Recommendations for adhesives


The adhesives on self adhesive labels are sensitive to temperature and moisture, and to optimise their performance, we recommend that you apply the labels in accordance with the following conditions:


1. Ensure that the application surface is smooth, clean, dry and free of dust, water, oils, waxes and silicone sprays and is preferably above 10 degrees C. If necessary and appropriate, clean the surface using a little Isopropyl Alcohol, available as a fluid or convenient disposable wipes from a number of suppliers such as 3M.


2. Make sure that the storage, application and service temperature / humidity are correct for the adhesive being used. Most correctly stored labels should have a shelf life of 2 years. The most common problem affecting label adhesion is the label storage temperature being too low ( less than 10 degrees C) which detrimentally affects the label adhesive. In general, warmer storage and application temperatures give better results.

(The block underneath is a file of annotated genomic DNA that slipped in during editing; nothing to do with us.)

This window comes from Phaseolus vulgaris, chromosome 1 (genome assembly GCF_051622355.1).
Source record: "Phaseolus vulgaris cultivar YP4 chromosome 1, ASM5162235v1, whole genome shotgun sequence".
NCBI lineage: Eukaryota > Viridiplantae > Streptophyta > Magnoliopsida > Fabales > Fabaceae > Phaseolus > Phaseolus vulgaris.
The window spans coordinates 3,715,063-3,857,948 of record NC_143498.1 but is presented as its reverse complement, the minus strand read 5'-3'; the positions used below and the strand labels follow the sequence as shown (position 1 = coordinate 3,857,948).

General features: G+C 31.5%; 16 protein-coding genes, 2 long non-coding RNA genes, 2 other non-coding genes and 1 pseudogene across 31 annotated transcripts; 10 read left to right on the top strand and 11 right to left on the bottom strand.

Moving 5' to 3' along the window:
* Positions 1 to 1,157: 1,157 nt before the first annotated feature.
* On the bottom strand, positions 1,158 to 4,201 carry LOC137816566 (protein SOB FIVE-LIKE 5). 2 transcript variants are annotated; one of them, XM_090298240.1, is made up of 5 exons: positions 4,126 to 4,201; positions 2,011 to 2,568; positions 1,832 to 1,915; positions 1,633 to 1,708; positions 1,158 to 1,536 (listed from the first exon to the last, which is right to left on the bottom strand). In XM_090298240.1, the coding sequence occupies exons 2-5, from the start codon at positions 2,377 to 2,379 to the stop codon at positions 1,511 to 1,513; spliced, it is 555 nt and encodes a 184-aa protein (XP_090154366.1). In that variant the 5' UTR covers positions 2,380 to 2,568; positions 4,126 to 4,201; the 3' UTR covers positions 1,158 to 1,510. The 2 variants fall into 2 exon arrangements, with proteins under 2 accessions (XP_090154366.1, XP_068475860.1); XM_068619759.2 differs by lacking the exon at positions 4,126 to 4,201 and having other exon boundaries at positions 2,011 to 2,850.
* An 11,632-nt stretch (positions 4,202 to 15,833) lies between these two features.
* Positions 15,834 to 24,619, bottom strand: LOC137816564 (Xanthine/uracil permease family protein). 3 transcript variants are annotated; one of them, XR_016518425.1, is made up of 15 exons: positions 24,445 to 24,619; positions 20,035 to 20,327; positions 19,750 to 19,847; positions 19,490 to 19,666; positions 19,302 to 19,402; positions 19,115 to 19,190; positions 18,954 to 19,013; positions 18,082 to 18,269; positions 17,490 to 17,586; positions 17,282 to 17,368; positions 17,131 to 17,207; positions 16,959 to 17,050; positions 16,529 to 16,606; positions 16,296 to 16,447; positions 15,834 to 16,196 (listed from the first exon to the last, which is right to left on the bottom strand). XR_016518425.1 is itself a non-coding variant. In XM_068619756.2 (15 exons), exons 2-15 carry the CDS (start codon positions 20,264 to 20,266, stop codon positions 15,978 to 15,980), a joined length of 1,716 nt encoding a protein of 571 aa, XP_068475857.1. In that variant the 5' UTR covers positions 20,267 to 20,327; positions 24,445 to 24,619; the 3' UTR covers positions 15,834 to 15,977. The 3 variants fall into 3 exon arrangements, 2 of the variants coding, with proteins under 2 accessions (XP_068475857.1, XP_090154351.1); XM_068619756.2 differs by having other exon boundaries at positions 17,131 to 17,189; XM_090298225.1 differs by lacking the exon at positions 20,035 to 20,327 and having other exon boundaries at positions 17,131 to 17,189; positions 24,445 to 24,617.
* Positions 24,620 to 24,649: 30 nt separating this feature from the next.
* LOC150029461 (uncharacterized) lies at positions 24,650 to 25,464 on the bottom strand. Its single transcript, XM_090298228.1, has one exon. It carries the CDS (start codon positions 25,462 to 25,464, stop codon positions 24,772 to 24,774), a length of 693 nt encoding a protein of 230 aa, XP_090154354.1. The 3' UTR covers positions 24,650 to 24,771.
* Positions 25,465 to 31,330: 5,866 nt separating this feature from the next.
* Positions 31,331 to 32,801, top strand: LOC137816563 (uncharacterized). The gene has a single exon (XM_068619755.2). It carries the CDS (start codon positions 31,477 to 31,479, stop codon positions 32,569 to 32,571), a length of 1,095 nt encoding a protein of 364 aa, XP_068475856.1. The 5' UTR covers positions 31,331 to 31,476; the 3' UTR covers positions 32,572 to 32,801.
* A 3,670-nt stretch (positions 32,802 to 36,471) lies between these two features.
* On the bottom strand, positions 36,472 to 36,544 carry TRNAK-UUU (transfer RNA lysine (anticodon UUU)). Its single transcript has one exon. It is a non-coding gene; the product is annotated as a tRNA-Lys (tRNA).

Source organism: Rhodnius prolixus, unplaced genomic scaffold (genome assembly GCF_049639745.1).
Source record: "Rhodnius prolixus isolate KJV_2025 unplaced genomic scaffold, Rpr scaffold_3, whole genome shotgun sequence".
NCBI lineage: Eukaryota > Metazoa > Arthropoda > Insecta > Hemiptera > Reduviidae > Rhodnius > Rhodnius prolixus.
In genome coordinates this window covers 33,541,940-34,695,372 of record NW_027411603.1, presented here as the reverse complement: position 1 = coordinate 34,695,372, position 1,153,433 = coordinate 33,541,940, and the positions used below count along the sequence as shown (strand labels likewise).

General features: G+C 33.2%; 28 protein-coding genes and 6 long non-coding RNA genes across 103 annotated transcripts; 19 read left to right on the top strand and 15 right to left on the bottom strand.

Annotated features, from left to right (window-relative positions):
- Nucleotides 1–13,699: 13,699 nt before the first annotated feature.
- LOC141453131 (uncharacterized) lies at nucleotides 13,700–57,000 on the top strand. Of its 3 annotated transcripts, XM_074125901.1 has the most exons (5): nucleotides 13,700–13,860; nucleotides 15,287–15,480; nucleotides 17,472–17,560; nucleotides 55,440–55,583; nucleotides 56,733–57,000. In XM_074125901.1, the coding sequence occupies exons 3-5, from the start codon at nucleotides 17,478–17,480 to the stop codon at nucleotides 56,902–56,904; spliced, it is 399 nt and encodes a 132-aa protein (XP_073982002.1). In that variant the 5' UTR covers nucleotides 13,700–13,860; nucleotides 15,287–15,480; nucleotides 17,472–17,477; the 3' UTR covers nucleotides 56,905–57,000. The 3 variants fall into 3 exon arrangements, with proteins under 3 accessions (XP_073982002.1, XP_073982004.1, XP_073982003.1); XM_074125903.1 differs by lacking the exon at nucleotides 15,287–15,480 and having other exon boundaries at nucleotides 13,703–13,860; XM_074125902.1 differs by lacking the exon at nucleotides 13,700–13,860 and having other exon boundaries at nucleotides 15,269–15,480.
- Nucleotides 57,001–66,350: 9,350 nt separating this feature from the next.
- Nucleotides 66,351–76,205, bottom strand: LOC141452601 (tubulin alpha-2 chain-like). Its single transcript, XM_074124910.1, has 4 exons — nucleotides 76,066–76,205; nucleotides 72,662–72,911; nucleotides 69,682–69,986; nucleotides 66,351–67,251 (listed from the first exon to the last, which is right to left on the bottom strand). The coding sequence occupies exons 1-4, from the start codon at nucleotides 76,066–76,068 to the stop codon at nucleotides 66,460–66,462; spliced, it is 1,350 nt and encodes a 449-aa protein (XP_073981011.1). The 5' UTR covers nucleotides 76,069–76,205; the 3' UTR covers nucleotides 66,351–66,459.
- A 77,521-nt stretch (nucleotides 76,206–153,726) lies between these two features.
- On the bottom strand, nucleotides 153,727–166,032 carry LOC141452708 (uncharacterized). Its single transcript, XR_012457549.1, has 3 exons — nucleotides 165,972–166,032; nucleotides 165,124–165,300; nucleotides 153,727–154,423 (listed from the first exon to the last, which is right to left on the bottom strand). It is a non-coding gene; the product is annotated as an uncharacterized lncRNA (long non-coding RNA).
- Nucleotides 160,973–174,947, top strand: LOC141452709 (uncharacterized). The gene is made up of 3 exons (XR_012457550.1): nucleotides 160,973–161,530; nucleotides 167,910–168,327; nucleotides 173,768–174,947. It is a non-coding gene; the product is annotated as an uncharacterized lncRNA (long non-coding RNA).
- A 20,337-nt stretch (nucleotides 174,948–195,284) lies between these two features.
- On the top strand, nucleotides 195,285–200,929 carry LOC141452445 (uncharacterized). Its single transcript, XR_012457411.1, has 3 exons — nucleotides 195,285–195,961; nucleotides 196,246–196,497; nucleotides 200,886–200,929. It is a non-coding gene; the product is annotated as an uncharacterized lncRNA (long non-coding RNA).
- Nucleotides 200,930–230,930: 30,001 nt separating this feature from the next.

3. Generally adhesives take at least 24 hours to "set" and gain their full strength. If the label does not stick for any reason, then check conditions in step 1 again as it is most likely that there is a problem with the application surface.


4. Finally do not clean the labels with any organic solvents, cleaners or anything but a gentle wipe with a damp cloth. The use of organic chemicals may harm the label material, adhesive or print.


You can download full product specification sheets of our adhesive products here "Tips of the trade"


Recommendations to remove self adhesive labels


When removing the label, take your time. Firstly, warm up the label with a warm air hair dryer to lower the viscosity of the adhesive. Then peel the label slowly, rotating all around the label evenly rather than tying to remove the label from a single point.


Once the label has been removed, it may have left a residue. Try washing it off with warm soapy water first. If that doesn't work (not all adhesives are soluble in water) try using a little Isopropyl alcohol or mentholated spirits, testing beforehand on an unseen section of the surface to make sure that the solvent will not damage the surface.


As a last resort, a stronger organic solvent such as acetone (similar to nail varnish remover) could be used, but will probably mark many synthetic surfaces permanently.


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